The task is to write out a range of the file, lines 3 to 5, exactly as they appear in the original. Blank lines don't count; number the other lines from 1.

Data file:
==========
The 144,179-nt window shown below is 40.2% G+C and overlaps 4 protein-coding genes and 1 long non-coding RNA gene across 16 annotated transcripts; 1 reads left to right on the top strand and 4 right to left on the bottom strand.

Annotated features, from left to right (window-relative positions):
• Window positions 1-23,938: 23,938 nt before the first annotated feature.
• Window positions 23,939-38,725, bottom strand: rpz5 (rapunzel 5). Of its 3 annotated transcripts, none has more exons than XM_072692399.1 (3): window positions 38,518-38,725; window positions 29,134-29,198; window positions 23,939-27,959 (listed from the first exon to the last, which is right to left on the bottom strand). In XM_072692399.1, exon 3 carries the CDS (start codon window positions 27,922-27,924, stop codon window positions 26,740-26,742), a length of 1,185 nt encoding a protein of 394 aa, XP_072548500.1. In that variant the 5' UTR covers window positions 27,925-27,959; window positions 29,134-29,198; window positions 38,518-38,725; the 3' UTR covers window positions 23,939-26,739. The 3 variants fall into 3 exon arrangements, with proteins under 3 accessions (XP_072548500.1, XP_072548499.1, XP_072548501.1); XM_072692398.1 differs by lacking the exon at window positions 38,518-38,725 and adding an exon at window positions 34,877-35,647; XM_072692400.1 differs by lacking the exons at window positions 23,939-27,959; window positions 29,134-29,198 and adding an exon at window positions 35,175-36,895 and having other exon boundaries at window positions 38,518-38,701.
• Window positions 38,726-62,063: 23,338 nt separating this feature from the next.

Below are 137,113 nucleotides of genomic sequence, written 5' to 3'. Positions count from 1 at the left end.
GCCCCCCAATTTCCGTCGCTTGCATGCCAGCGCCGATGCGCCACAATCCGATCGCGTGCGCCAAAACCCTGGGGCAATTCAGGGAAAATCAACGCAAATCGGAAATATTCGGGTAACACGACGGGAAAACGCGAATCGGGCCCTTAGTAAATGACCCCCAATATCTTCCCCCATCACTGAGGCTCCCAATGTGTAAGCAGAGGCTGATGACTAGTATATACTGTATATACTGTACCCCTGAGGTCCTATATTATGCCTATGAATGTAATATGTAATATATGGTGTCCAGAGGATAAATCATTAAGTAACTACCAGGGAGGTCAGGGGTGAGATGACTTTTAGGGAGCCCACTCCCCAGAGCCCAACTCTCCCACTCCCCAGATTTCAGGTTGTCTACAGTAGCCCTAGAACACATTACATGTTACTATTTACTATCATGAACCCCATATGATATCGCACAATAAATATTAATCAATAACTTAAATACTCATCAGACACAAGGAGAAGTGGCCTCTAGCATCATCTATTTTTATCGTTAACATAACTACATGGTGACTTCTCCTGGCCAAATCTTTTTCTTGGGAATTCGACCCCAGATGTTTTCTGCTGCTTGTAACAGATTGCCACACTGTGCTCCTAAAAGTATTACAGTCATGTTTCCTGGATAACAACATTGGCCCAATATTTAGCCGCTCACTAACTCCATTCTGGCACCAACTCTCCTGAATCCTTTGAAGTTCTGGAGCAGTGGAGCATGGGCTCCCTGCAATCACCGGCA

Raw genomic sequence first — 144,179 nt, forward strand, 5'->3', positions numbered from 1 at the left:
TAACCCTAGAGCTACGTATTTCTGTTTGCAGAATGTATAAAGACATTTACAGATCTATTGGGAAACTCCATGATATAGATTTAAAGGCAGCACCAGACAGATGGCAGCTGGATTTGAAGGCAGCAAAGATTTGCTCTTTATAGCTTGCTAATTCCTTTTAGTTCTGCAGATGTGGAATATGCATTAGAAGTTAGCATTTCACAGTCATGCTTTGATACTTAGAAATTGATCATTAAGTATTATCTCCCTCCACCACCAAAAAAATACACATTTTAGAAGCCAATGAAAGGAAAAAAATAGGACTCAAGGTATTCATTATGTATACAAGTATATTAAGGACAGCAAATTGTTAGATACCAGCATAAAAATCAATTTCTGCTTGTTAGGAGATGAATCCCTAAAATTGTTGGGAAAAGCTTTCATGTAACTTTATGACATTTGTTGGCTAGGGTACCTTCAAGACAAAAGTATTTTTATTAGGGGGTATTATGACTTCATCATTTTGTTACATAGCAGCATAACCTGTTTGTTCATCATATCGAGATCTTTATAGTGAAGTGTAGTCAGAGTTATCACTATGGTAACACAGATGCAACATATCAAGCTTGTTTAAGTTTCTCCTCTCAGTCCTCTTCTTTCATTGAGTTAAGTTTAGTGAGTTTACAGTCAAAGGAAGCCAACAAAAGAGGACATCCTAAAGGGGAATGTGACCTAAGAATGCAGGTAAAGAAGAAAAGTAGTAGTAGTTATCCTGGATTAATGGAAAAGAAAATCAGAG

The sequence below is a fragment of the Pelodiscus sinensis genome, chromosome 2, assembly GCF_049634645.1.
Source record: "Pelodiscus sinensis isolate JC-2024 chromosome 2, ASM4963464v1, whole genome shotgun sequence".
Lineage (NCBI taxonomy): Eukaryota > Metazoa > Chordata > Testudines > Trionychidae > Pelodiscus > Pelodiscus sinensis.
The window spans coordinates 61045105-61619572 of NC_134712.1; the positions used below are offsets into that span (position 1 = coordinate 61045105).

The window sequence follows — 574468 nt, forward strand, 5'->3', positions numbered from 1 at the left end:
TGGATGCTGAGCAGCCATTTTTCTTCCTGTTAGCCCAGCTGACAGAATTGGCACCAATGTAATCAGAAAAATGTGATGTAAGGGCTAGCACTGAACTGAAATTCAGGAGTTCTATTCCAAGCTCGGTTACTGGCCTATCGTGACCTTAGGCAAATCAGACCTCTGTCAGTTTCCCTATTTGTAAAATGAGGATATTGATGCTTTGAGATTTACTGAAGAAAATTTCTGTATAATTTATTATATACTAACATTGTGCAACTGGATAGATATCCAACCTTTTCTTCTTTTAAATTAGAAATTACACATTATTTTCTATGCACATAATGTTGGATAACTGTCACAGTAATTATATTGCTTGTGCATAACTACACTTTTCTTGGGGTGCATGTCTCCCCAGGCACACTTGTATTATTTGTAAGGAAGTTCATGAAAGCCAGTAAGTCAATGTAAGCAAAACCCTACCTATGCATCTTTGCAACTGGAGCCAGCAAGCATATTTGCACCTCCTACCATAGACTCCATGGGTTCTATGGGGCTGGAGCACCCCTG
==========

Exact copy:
• Window positions 1-23,938: 23,938 nt before the first annotated feature.
• Window positions 23,939-38,725, bottom strand: rpz5 (rapunzel 5). Of its 3 annotated transcripts, none has more exons than XM_072692399.1 (3): window positions 38,518-38,725; window positions 29,134-29,198; window positions 23,939-27,959 (listed from the first exon to the last, which is right to left on the bottom strand). In XM_072692399.1, exon 3 carries the CDS (start codon window positions 27,922-27,924, stop codon window positions 26,740-26,742), a length of 1,185 nt encoding a protein of 394 aa, XP_072548500.1. In that variant the 5' UTR covers window positions 27,925-27,959; window positions 29,134-29,198; window positions 38,518-38,725; the 3' UTR covers window positions 23,939-26,739. The 3 variants fall into 3 exon arrangements, with proteins under 3 accessions (XP_072548500.1, XP_072548499.1, XP_072548501.1); XM_072692398.1 differs by lacking the exon at window positions 38,518-38,725 and adding an exon at window positions 34,877-35,647; XM_072692400.1 differs by lacking the exons at window positions 23,939-27,959; window positions 29,134-29,198 and adding an exon at window positions 35,175-36,895 and having other exon boundaries at window positions 38,518-38,701.
• Window positions 38,726-62,063: 23,338 nt separating this feature from the next.